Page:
Alas, the filmmakers have forced Cash’s story into a mold that his life does not fit. They want us to take this as a story of two lovers “destined” to be together, a marriage that nothing could stop. The fact that Cash found “true love” with Vivian previously, and that they brought daughters into the world… these details become, in the film, just a complicated obstacle postponing Cash’s collision with Carter… the collision the audience is waiting to see. Thus, even though Mangold admirably avoids villainizing Vivian, his choices cannot help but incline the audience against her and the girls. They’re a technicality, the unfortunate casualties of Cash’s rise to fame.
In this regard, Mangold repeats the mistakes that Hackford made in Ray, who seemed think he could absolve Ray Charles of his sins by glorifying the man for his successes. Both directors admirably allow their central characters to exhibit shocking and dismaying behavior onscreen, to reveal their flaws without flinching… and that’s a good thing, because it’s the truth.. The two stories are so similar that it’s uncanny — from the way both Cash and Charles lost their beloved brothers during childhood to their eventual plunges into drug abuse. Mangold does a good job of showing us where Cash’s drive comes from, illustrating the abuse and contempt Cash suffered from his father well into his adult life. (Robert Patrick gives one of his finest performances as the insufferable Ray Cash.)
Still, the revelation of the source of Cash’s wounds should not justify, in our minds, the misbehaviors that Cash indulged so recklessly. Nor should his eventual success make up for the mistakes he leaves in his wake. But Mangold builds suspense all the way through the film, urging the audience to long for that eventual consummation of the illicit love growing between Cash and Carter. The fact that Cash finally kisses the principled girl he’s pursuing does not the selfishness that led him to that moment. And Vivian’s disinterest in Cash’s musical talent does not give us the right to root against their marriage. This film does not earn its happy ending.
And yet, audiences are proving content to accept this portrayal, surrendering to the gravity of this Hollywood love story rather than caring about conscience. Mangold has viewers cheering when the credits roll, as if they’ve somehow forgotten that Vivian is still out there, just out of the camera’s reach, with wounds that haven’t healed and issues that haven’t been resolved.
Nor do they seem to care that this romantic peak is reached by Cash’s continual disregard for June Carter’s own feelings and convictions. As portrayed, Cash conducts his courtship with the manipulative tactics of a monster, not a romantic hero. The crowd should remember that they also cheered, just a few minutes earlier, when June threw beer bottles at her drunken pursuer, outraged that he and his Neanderthal cronies could behave with such crude irresponsibility.
Again — these may, indeed, be the true details of Cash’s life. I am no expert on how this romance actually came about. But that does not mean we should celebrate this behavior. According to this interpretation, June’s love is not a flourish of grace that saves him, but a blessing Cash takes by force while he’s still indebted to another family.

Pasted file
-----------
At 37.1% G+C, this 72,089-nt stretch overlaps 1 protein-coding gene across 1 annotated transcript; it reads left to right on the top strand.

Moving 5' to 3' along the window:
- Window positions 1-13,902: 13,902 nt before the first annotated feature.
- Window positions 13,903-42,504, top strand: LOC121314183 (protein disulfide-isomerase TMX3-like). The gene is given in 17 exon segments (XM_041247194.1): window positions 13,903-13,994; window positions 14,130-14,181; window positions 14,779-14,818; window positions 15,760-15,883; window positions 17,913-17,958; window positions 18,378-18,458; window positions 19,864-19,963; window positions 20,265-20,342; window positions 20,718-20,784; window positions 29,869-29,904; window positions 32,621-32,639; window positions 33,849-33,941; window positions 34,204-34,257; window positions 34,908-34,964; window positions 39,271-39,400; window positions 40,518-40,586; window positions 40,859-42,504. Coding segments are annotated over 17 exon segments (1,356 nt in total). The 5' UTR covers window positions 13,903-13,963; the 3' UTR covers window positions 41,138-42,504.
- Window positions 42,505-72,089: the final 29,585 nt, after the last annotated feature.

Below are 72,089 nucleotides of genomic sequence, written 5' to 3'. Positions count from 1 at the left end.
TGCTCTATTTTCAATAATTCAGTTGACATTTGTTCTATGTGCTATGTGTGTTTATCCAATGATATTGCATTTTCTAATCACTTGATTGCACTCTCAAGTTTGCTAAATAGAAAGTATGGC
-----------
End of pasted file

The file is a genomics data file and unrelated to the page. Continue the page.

Think of what men who are tempted to be unfaithful to their wives might learn from watching this version of the Johnny Cash story. It might affirm their belief that the other woman is actually a better option. It might suggest to them that, although their children will have broken hearts, the glory of a new romance, and the adventures it opens up, will make the damage worthwhile.
When Cash finally takes his talents into Folsom Prison for that legendary concert, thrilling the damaged souls there with some vibrant rock-and-roll shot through with gospel hope, Mangold misplaces his focus again, highlighting Cash’s defiance toward authority. And the subsequent text onscreen thrills us with the news that the recording of this concert became a bestseller.
No, no no… this is not the true triumph of Cash’s life. The real victory is expressed in the hope glimmering on the edges of Cash’s lyrics. In Folsom Prison, Cash could testify that, in spite of the darkness he brought upon himself, he was saved by a loving God who extended grace to him.
Cash’s story is not the Frank Sinatra story… that “he did it his way.” No. When Cash did it his way, he nearly destroyed himself. Don’t be fooled — Cash’s refusal to accept “no” for an answer was not what saved him from his flaws. Cash spells it out, plain as day, in his music and his own stories about his life, that he was ultimately rescued by the gravity of the gospel, by the way Christ prodded his conscience. Was June Carter one of the people who made a significant difference in his life and redemption? Yes. But to give her the glory shows a profound lack of vision.
Instead of giving us the true story of Johnny Cash, Mangold perpetuates that ongoing Hollywood lie — that “true love” will excuse us of our sins. Mangold wants us to believe that a story of sex, drugs, rock’n’roll, and a saving faith was instead a story of sex, drugs, rock’n’roll and a saving infidelity.